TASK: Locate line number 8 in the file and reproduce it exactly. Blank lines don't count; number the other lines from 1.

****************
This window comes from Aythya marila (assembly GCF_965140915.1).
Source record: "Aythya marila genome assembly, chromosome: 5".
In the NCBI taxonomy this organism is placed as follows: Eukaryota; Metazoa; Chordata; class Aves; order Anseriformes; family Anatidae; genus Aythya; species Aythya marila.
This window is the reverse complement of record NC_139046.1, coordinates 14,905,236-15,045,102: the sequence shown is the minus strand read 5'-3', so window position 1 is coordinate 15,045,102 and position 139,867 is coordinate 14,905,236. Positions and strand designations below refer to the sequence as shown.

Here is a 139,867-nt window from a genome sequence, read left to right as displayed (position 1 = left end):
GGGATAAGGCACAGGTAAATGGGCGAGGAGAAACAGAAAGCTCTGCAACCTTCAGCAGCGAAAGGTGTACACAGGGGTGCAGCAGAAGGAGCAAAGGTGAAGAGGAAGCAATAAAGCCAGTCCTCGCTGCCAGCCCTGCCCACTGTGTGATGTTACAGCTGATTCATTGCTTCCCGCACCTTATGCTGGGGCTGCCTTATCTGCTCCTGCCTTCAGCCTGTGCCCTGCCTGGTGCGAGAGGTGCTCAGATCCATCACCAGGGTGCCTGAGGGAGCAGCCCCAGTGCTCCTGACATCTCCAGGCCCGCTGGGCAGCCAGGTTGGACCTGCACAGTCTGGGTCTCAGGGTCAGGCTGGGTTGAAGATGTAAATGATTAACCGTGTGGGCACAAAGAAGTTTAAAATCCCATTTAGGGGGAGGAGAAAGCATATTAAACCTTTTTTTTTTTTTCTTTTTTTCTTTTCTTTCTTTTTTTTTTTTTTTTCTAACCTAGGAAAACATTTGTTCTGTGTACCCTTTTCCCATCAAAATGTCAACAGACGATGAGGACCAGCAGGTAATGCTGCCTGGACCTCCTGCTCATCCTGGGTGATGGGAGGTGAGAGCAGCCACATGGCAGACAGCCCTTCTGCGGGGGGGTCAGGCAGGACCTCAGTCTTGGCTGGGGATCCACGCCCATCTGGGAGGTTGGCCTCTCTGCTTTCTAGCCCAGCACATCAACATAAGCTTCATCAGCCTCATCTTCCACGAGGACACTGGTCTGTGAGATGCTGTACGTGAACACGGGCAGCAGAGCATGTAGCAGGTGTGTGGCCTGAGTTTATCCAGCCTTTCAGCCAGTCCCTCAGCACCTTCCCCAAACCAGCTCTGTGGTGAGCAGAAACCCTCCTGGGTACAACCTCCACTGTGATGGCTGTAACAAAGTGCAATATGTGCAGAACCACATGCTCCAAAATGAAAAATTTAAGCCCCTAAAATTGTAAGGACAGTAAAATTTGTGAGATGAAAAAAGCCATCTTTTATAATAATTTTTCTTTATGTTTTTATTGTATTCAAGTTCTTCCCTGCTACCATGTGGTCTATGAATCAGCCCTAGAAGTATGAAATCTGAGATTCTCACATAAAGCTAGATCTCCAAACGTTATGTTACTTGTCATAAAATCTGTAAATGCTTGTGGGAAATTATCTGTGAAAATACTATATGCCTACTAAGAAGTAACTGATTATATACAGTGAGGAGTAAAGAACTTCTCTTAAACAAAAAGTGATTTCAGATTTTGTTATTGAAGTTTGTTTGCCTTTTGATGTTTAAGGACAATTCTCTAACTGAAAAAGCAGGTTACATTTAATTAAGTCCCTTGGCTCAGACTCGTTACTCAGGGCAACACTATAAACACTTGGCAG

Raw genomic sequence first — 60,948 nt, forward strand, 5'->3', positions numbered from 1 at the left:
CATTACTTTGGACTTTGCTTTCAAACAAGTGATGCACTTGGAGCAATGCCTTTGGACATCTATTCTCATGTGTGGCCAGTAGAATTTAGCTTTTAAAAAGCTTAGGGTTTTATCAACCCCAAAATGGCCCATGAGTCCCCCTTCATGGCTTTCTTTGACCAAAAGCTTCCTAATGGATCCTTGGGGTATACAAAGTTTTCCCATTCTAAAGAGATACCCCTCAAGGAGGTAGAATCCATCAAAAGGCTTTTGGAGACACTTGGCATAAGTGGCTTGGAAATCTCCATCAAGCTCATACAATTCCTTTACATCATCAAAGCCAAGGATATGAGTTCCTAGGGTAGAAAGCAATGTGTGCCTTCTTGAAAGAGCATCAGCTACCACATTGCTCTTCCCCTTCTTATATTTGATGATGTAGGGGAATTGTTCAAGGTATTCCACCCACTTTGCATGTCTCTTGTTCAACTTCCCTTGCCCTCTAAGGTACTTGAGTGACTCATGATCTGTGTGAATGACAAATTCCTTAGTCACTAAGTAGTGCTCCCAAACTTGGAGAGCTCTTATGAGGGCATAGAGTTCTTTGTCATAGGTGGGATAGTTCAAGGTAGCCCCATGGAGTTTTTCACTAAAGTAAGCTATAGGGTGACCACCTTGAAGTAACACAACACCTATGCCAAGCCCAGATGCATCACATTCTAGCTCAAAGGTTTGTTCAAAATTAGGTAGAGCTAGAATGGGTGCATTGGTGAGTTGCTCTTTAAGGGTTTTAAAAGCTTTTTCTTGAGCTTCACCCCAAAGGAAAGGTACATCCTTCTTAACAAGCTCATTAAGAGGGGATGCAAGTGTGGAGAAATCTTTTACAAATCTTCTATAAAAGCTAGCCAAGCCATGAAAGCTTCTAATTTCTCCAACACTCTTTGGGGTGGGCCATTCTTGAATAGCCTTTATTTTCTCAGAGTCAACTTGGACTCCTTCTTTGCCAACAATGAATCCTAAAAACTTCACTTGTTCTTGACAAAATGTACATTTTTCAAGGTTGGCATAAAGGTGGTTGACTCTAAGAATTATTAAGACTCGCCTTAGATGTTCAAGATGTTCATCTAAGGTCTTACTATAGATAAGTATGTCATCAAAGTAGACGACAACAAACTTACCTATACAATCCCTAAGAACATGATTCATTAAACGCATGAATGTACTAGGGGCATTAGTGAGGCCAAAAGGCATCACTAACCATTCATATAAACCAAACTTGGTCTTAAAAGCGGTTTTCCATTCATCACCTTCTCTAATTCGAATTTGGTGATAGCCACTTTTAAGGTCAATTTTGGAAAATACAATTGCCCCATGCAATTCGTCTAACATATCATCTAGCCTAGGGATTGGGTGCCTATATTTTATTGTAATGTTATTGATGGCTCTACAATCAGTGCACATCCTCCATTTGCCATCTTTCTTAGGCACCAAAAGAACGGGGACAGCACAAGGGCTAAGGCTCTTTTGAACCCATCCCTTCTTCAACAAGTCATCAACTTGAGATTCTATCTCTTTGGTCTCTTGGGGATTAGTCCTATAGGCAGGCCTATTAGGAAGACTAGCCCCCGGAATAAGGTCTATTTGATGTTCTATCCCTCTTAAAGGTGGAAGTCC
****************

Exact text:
CATTACTTTGGACTTTGCTTTCAAACAAGTGATGCACTTGGAGCAATGCCTTTGGACATCTATTCTCATGTGTGGCCAGTAGAATTTAGCTTTTAAAAAGCTTAGGGTTTTATCAACCCCAAAATGGCCCATGAGTCCCCCTTCATGGCTTTCTTTGACCAAAAGCTTCCTAATGGATCCTTGGGGTATACAAAGTTTTCCCATTCTAAAGAGATACCCCTCAAGGAGGTAGAATCCATCAAAAGGCTTTTGGAGACACTTGGCATAAGTGGCTTGGAAATCTCCATCAAGCTCATACAATTCCTTTACATCATCAAAGCCAAGGATATGAGTTCCTAGGGTAGAAAGCAATGTGTGCCTTCTTGAAAGAGCATCAGCTACCACATTGCTCTTCCCCTTCTTATATTTGATGATGTAGGGGAATTGTTCAAGGTATTCCACCCACTTTGCATGTCTCTTGTTCAACTTCCCTTGCCCTCTAAGGTACTTGAGTGACTCATGATCTGTGTGAATGACAAATTCCTTAGTCACTAAGTAGTGCTCCCAAACTTGGAGAGCTCTTATGAGGGCATAGAGTTCTTTGTCATAGGTGGGATAGTTCAAGGTAGCCCCATGGAGTTTTTCACTAAAGTAAGCTATAGGGTGACCACCTTGAAGTAACACAACACCTATGCCAAGCCCAGATGCATCACATTCTAGCTCAAAGGTTTGTTCAAAATTAGGTAGAGCTAGAATGGGTGCATTGGTGAGTTGCTCTTTAAGGGTTTTAAAAGCTTTTTCTTGAGCTTCACCCCAAAGGAAAGGTACATCCTTCTTAACAAGCTCATTAAGAGGGGATGCAAGTGTGGAGAAATCTTTTACAAATCTTCTATAAAAGCTAGCCAAGCCATGAAAGCTTCTAATTTCTCCAACACTCTTTGGGGTGGGCCATTCTTGAATAGCCTTTATTTTCTCAGAGTCAACTTGGACTCCTTCTTTGCCAACAATGAATCCTAAAAACTTCACTTGTTCTTGACAAAATGTACATTTTTCAAGGTTGGCATAAAGGTGGTTGACTCTAAGAATTATTAAGACTCGCCTTAGATGTTCAAGATGTTCATCTAAGGTCTTACTATAGATAAGTATGTCATCAAAGTAGACGACAACAAACTTACCTATACAATCCCTAAGAACATGATTCATTAAACGCATGAATGTACTAGGGGCATTAGTGAGGCCAAAAGGCATCACTAACCATTCATATAAACCAAACTTGGTCTTAAAAGCGGTTTTCCATTCATCACCTTCTCTAATTCGAATTTGGTGATAGCCACTTTTAAGGTCAATTTTGGAAAATACAATTGCCCCATGCAATTCGTCTAACATATCATCTAGCCTAGGGATTGGGTGCCTATATTTTATTGTAATGTTATTGATGGCTCTACAATCAGTGCACATCCTCCATTTGCCATCTTTCTTAGGCACCAAAAGAACGGGGACAGCACAAGGGCTAAGGCTCTTTTGAACCCATCCCTTCTTCAACAAGTCATCAACTTGAGATTCTATCTCTTTGGTCTCTTGGGGATTAGTCCTATAGGCAGGCCTATTAGGAAGACTAGCCCCCGGAATAAGGTCTATTTGATGTTCTATCCCTCTTAAAGGTGGAAGTCC